Forbidden Planet and Film Rhetoric

Simulacrum and Power: Perception, Imagination, Reality

It seems we are always witnesses. Forbidden Planet tells us many things. It tells us that there are worlds behind us that we can never access, that we can only grasp at. It tells us there are worlds beyond us, that we again, are only capable of grasping at. Finally, it tells us that there are worlds within us, violent worlds within us, that when we attempt to grasp prowl stealthily beyond our reach.

Power, we know, does not exist in and of itself, but manifests only in its effects and in its enactments, in the relations between beings. Direct, explicit power relationships are all over Forbidden Planet: the masculinity competition between the three male protagonists, the sheltering and manipulation of Alta by her father, the power inherent in the colonialism that sets the backdrop and exigence for the playing out of the film. There are other powers at play, though, some of them unseen or intangible. The worlds within us, Forbidden Planet tells us, are dark and deep and full of animal, full of id: the outdated term that Morbius identifies by name but succumbs to in life. In the end, for Morbius, it’s his own id that does him in, his own innate feelings of hate, lust, jealousy, the innate desire for power over others and his environment. One might posit a number of explanations for the convergence of effects that merge in the moment Morbius comes to the realization that he is the monster, whether those explanations be psychological, material, ideological, or some combination thereof. One possible route to move our analysis in is toward an analysis of the reality that we encounter, perceive and imagine: for no matter how we construct that reality, our constructions mobilize real power effects, effects never fully in our control. The attempt to do so, it seems, brings about the downfall of Morbius.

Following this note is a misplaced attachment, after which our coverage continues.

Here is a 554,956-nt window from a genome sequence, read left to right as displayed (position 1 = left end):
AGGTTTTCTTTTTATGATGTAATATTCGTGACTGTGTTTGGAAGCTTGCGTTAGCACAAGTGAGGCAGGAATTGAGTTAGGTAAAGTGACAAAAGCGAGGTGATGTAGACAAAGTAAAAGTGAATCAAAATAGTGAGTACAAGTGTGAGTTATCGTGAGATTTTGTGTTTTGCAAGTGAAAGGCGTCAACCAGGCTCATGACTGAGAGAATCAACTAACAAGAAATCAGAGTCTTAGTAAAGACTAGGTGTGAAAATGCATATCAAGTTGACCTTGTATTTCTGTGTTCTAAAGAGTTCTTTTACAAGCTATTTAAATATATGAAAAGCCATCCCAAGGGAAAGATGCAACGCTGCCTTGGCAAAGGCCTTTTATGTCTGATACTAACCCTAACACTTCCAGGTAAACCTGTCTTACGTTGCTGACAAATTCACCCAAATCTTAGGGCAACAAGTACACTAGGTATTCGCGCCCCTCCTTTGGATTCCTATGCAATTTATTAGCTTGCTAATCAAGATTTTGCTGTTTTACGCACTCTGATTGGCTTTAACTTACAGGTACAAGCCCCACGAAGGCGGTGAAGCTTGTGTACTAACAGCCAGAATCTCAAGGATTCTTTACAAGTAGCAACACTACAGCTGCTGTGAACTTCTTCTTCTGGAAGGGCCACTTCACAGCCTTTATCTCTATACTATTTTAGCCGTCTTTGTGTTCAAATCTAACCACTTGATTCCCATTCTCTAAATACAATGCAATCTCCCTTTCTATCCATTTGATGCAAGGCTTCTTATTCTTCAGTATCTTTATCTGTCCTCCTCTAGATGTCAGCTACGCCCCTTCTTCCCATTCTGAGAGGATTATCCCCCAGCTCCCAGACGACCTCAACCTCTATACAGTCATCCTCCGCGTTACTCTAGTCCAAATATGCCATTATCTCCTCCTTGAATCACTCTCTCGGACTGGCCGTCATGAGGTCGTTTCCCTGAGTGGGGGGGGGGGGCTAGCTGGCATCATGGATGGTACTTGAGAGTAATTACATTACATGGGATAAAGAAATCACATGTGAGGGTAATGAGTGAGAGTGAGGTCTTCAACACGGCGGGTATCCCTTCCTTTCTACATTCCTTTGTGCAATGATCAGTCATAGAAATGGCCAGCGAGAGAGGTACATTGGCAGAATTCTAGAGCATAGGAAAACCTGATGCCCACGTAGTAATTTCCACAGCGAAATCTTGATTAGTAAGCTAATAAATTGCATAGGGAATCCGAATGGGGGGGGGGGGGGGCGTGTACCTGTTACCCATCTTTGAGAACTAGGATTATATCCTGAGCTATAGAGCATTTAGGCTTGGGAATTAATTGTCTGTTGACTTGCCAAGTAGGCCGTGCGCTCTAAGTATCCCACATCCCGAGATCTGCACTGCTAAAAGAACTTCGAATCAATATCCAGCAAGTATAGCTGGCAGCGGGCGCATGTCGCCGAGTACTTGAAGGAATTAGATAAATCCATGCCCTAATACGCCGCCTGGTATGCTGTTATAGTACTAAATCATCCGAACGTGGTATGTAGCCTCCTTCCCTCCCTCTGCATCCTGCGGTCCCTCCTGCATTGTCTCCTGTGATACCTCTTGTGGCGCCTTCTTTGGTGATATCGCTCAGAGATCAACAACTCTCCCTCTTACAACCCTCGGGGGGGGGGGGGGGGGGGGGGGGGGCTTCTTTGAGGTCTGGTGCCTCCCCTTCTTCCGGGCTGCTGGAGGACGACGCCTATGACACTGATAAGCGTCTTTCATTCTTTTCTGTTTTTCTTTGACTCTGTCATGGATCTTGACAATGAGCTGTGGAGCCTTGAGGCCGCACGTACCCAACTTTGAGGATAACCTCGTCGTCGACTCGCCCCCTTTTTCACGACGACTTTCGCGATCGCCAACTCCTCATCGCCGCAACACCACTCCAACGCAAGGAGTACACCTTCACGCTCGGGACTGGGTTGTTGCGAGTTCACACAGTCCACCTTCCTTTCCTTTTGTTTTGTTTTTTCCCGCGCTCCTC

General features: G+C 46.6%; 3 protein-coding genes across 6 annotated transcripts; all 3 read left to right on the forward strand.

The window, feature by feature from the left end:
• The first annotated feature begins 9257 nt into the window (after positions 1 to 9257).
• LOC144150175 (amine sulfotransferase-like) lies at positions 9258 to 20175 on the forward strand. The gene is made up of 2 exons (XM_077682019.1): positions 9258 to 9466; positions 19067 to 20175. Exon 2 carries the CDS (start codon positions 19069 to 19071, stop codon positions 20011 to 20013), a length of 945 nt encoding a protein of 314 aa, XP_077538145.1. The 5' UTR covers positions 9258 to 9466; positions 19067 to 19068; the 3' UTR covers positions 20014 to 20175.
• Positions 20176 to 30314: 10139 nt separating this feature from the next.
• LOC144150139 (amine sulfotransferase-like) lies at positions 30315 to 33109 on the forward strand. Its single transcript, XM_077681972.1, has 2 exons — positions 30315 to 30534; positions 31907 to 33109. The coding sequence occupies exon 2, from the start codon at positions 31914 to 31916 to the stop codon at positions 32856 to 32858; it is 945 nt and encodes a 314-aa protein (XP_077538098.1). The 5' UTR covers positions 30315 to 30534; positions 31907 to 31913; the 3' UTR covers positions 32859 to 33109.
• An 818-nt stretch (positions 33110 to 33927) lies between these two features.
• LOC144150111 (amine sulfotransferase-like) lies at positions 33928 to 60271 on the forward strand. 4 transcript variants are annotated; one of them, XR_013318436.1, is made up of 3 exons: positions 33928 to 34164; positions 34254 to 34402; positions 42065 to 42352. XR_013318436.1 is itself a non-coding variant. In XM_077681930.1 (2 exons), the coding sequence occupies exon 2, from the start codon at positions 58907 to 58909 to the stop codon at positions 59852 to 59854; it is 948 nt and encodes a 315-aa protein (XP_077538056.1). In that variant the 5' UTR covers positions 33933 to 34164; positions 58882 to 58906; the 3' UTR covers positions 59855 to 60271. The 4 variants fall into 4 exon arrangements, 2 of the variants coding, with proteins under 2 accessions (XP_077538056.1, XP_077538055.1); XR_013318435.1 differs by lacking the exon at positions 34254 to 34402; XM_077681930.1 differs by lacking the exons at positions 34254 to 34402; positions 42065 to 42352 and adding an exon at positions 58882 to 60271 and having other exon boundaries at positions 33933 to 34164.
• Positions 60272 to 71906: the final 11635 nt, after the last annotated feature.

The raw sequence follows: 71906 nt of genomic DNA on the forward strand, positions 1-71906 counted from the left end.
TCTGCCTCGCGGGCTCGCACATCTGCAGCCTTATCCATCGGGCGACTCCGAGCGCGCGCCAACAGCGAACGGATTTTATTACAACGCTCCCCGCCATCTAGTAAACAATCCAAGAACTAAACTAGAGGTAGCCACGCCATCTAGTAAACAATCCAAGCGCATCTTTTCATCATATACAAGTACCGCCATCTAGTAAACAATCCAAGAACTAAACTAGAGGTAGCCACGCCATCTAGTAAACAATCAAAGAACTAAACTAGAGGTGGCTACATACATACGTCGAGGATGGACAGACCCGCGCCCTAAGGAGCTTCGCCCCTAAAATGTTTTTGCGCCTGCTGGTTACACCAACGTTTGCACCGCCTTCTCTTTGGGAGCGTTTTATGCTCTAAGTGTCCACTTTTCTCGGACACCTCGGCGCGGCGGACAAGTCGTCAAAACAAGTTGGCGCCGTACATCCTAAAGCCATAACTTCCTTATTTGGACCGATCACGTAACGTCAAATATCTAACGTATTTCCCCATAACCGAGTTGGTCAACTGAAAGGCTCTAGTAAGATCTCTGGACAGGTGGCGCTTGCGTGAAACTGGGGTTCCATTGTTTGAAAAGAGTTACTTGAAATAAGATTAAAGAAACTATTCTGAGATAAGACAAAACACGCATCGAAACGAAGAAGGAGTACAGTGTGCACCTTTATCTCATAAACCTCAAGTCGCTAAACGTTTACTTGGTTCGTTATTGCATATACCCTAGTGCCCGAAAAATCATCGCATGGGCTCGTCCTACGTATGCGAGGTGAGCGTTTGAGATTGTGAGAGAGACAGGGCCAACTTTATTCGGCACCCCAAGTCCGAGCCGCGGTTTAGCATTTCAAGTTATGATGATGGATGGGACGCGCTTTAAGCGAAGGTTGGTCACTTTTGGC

The French philosopher Jean Baudrillard was intimately aware of the connection between reality (accessible only in claims to realities, human beings telling other human beings what their truth is) and the power relations between human beings that are tied to those abilities to provide definition and conceptual frame. We are confronted in Baudrillard’s model with simulacra and simulation: we move along the hyperreal, dipping in and out of different frames of being until it dawns upon us that there are no fixed realities and references to which we might cling, but rather only copies of that which has no referent, no original, the copy of the copy. We live in overlapping, layered simulations that are all equally true, in which we find the laws and the order we imagine into existence to be nothing more a simulation (38). In light of this mutating flux of undefined ground, we are forced to deflect the vast sea of differences playing out and to cling to one, to solidify it and affirm it time and time again. This, we might call reality. Baudrillard tells in his Simulations of how  “The only weapon of power, its only strategy against this deflection, is to reinject realness and referentiality everywhere, in order to convince us of the reality of the social, of the gravity of the economy and the finalities of production” (42). This is where power, simulacra, and Forbidden Planet meet.

Morbius is the supreme power broker in the film, controlling and commanding his daughter, displaying his great intelligence and knowledge to his guests, interacting with them only in a domain in which he is fully in control. He sets reality in Forbidden Planet, at least for a time: he tells and withholds information from his daughter, and imparts new information and new worldviews to the naive space cadets. As Baudrillard might predict of him, Morbius fixes reality, treats it referentially and as an objective enterprise, and does so in ways that benefit him alone (being the sole arbiter of the power-knowledge of the Krell). This is, of course, is a situation that cannot last: Morbius’ reality conflicts and clashes with the reality of Altair IV and of the Krell metaphysical energy force, and violence beyond Morbius’ control ensures.

 

Baudrillard, J. (1983). Simulations. Brooklyn: Semiotext[e] Offices.

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